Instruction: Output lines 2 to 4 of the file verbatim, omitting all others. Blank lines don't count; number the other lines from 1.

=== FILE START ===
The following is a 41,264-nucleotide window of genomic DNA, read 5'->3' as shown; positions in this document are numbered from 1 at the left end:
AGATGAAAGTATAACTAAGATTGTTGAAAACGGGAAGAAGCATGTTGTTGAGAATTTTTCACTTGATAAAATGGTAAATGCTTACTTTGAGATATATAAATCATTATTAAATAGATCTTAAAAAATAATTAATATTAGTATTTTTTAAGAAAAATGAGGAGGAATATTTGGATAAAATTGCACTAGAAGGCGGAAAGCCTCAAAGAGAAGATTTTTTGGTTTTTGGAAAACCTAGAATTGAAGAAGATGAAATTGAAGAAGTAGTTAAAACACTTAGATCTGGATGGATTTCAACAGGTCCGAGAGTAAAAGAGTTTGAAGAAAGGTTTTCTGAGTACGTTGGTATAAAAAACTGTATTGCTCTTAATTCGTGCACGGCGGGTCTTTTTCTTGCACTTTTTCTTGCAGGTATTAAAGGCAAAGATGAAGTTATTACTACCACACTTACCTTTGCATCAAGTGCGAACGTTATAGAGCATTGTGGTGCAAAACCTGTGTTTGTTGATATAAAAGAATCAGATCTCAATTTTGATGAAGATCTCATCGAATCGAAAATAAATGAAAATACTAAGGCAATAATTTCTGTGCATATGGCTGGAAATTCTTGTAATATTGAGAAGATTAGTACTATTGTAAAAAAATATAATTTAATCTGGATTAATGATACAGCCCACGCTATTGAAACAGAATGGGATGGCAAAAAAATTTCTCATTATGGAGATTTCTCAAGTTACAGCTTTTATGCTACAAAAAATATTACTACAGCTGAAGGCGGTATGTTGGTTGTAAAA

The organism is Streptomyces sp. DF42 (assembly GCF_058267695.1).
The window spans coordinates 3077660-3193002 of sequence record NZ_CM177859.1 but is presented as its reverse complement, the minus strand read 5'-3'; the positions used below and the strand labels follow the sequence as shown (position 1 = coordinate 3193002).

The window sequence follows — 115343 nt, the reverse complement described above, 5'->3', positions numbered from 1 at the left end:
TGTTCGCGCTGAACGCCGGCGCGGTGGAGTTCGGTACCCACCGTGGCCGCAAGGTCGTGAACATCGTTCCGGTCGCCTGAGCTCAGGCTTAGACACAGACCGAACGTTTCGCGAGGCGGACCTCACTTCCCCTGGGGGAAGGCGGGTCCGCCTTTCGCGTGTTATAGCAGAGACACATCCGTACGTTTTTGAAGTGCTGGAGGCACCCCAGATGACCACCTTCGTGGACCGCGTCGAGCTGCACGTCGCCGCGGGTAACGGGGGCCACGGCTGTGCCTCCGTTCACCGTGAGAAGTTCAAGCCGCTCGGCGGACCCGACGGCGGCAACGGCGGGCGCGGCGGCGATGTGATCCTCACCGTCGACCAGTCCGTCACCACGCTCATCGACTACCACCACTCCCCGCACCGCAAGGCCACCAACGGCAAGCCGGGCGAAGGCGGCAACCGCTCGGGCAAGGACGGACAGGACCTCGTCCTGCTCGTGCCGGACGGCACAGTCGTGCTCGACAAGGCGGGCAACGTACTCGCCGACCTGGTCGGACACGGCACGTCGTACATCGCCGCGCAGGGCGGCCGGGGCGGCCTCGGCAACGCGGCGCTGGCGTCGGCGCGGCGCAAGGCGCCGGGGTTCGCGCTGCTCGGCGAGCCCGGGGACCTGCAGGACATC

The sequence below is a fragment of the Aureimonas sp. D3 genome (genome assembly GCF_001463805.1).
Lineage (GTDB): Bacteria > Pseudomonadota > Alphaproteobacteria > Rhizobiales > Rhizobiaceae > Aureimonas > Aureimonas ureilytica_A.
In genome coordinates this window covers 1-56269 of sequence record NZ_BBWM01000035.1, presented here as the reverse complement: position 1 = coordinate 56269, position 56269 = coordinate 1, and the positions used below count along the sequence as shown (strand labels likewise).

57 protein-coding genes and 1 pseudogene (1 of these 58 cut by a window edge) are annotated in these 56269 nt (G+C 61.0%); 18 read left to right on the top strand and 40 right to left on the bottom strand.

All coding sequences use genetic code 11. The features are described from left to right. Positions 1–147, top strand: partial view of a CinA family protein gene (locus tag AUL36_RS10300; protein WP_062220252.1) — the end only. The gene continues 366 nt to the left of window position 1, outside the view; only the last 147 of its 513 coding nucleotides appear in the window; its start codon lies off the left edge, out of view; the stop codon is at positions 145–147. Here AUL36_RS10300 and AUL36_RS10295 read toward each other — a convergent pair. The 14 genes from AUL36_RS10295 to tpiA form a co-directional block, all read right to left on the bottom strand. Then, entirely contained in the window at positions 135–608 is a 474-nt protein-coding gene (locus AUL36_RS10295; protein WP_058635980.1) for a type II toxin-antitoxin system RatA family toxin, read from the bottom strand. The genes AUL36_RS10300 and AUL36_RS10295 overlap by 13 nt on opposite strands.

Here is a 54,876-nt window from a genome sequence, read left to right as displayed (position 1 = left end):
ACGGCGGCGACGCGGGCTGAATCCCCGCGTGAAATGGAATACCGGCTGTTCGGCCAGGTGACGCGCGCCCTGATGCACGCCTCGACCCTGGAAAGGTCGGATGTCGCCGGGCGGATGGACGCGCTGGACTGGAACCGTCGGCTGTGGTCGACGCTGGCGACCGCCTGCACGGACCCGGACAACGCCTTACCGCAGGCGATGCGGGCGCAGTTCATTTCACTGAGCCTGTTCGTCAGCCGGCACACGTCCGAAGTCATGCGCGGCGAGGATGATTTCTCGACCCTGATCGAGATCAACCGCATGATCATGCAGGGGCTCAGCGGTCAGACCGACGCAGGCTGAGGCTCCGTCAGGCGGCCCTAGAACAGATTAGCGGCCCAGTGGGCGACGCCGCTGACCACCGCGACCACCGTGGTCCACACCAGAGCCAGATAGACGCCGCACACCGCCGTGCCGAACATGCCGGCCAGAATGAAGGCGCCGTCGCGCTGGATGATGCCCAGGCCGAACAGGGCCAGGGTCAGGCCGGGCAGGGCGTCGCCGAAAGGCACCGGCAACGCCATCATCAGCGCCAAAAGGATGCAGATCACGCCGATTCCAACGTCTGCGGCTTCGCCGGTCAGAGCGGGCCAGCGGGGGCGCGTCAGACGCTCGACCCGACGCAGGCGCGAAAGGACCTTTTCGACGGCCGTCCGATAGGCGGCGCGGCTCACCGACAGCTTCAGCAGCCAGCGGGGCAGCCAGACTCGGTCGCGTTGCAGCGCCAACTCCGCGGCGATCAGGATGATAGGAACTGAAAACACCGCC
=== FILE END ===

AGATGAAAGTATAACTAAGATTGTTGAAAACGGGAAGAAGCATGTTGTTGAGAATTTTTCACTTGATAAAATGGTAAATGCTTACTTTGAGATATATAAATCATTATTAAATAGATCTTAAAAAATAATTAATATTAGTATTTTTTAAGAAAAATGAGGAGGAATATTTGGATAAAATTGCACTAGAAGGCGGAAAGCCTCAAAGAGAAGATTTTTTGGTTTTTGGAAAACCTAGAATTGAAGAAGATGAAATTGAAGAAGTAGTTAAAACACTTAGATCTGGATGGATTTCAACAGGTCCGAGAGTAAAAGAGTTTGAAGAAAGGTTTTCTGAGTACGTTGGTATAAAAAACTGTATTGCTCTTAATTCGTGCACGGCGGGTCTTTTTCTTGCACTTTTTCTTGCAGGTATTAAAGGCAAAGATGAAGTTATTACTACCACACTTACCTTTGCATCAAGTGCGAACGTTATAGAGCATTGTGGTGCAAAACCTGTGTTTGTTGATATAAAAGAATCAGATCTCAATTTTGATGAAGATCTCATCGAATCGAAAATAAATGAAAATACTAAGGCAATAATTTCTGTGCATATGGCTGGAAATTCTTGTAATATTGAGAAGATTAGTACTATTGTAAAAAAATATAATTTAATCTGGATTAATGATACAGCCCACGCTATTGAAACAGAATGGGATGGCAAAAAAATTTCTCATTATGGAGATTTCTCAAGTTACAGCTTTTATGCTACAAAAAATATTACTACAGCTGAAGGCGGTATGTTGGTTGTAAAA

The organism is Streptomyces sp. DF42 (assembly GCF_058267695.1).
The window spans coordinates 3077660-3193002 of sequence record NZ_CM177859.1 but is presented as its reverse complement, the minus strand read 5'-3'; the positions used below and the strand labels follow the sequence as shown (position 1 = coordinate 3193002).